Approximately 60% of the world’s cobalt is mined in the Democratic Republic of Congo (DRC), where a significant number of modern slavery instances, including human trafficking, coercion and exploitation, have been reported to be connected with the labour used in cobalt mining.5 Children as young as seven work in perilous conditions, particularly in informal or artisanal mines where cobalt is extracted from rocks by hand without protective equipment, for up to 12 hours a day. Many miners, both adults and children, later experience potentially fatal health effects from the prolonged exposure to cobalt dust. Violence from supervisors and mine collapses are common. Once mined, the cobalt passes “downstream” in the supply chain through traders, subcontractors, smelters and importers, before it reaches the manufacturer. The global and complex nature of this process means it is often several layers removed from the corporate purchaser and any modern slavery risks are obscured by the numerous and opaque supply chain links.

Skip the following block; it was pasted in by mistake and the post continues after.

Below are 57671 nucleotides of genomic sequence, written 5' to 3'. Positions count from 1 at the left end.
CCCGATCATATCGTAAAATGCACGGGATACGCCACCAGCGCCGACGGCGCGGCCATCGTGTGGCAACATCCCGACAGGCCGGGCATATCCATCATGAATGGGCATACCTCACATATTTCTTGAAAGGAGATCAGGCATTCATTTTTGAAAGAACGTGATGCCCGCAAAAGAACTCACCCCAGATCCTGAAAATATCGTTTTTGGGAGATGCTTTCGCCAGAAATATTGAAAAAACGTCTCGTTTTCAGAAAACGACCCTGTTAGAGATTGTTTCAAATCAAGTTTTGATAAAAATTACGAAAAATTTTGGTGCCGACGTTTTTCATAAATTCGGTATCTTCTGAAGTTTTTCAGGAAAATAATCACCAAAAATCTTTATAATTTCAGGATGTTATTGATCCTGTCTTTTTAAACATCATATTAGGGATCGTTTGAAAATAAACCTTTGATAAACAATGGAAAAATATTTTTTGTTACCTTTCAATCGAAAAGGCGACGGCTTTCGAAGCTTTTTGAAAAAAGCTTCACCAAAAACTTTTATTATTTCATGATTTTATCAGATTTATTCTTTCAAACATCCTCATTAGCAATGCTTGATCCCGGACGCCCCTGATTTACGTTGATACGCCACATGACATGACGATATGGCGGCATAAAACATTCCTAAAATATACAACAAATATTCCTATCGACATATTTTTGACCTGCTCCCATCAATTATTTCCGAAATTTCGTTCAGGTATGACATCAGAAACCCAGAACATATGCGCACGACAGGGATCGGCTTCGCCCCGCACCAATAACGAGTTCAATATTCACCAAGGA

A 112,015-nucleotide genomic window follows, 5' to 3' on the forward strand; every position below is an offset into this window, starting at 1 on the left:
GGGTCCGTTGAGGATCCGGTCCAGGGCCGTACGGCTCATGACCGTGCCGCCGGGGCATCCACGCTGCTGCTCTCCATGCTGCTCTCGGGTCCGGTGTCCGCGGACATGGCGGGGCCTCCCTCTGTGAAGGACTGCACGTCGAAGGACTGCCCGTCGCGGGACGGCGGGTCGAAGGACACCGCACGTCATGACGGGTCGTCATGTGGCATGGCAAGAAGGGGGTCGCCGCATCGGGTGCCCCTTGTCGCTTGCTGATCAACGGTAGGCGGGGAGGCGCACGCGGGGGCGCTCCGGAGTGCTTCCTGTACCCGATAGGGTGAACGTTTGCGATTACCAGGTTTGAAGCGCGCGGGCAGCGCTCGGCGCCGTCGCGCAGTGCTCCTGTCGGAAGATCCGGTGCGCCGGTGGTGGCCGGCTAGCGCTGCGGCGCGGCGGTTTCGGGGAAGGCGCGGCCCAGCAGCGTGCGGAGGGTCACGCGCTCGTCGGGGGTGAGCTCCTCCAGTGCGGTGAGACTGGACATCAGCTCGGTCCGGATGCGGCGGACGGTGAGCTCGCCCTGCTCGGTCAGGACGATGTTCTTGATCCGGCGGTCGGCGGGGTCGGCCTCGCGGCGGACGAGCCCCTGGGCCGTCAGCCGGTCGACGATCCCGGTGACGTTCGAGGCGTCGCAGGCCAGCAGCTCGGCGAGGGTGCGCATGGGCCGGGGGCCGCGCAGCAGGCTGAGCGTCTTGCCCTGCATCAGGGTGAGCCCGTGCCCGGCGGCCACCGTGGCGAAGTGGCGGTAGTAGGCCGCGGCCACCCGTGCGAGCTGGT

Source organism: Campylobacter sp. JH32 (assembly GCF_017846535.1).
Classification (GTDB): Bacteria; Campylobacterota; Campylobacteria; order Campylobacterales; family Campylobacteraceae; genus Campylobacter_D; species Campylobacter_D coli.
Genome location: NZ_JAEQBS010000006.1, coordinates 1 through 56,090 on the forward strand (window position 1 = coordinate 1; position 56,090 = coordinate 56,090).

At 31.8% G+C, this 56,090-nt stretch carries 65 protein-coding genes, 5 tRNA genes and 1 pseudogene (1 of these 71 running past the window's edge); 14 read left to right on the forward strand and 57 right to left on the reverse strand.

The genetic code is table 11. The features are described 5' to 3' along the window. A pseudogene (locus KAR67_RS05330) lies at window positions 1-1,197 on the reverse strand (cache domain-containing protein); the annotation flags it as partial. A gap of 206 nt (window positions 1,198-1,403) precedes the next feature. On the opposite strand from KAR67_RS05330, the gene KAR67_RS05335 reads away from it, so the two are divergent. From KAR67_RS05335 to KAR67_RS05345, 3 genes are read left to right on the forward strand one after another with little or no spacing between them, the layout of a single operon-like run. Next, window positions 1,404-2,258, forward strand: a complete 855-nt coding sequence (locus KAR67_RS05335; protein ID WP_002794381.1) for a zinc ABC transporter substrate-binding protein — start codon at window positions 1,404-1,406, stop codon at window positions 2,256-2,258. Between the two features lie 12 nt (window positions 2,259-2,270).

Supply chain management

Companies are accelerating their efforts to address the risks posed by cobalt mining. Some initiatives include: 

  • business-led creation of a body called the Responsible Cobalt Initiative which conducts due diligence along the OECD Due Diligence Guidance for Responsible Supply Chains of Minerals from Conflict-Affected and High-Risk Areas;
  • a pilot scheme using blockchain for the first time to track cobalt from its source being launched this year.7 Each sealed bag of cobalt from an artisanal mine is expected be given a digital tag that will be entered on a blockchain ledger along with details of the weight, date and time. A trader buying the bag would record those details on the same ledger and so on, until it arrives at the corporation with an unalterable record of every source. One of the risks of this system however is the possibility of ‘clean’ cobalt being mixed with unethically mined cobalt before it is bagged;